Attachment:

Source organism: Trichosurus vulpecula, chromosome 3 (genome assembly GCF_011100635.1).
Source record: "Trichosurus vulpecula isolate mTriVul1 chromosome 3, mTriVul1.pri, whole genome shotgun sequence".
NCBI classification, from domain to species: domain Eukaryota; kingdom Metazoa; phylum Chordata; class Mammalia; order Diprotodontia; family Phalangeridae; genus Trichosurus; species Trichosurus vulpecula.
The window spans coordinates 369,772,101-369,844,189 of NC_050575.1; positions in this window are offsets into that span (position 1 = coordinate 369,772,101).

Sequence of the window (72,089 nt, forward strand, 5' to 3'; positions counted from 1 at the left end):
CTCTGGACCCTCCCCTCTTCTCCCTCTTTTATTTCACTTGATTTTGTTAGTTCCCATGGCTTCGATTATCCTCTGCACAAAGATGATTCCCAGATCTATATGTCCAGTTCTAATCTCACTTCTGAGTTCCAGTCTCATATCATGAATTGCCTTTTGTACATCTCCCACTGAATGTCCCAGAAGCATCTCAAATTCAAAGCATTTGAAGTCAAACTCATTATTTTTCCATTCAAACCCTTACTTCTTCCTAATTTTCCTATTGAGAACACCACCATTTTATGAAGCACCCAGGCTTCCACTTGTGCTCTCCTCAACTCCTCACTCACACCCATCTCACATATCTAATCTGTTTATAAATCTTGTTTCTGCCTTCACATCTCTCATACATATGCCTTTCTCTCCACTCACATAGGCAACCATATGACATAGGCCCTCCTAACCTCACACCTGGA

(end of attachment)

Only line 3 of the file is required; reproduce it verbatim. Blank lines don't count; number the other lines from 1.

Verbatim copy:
NCBI classification, from domain to species: domain Eukaryota; kingdom Metazoa; phylum Chordata; class Mammalia; order Diprotodontia; family Phalangeridae; genus Trichosurus; species Trichosurus vulpecula.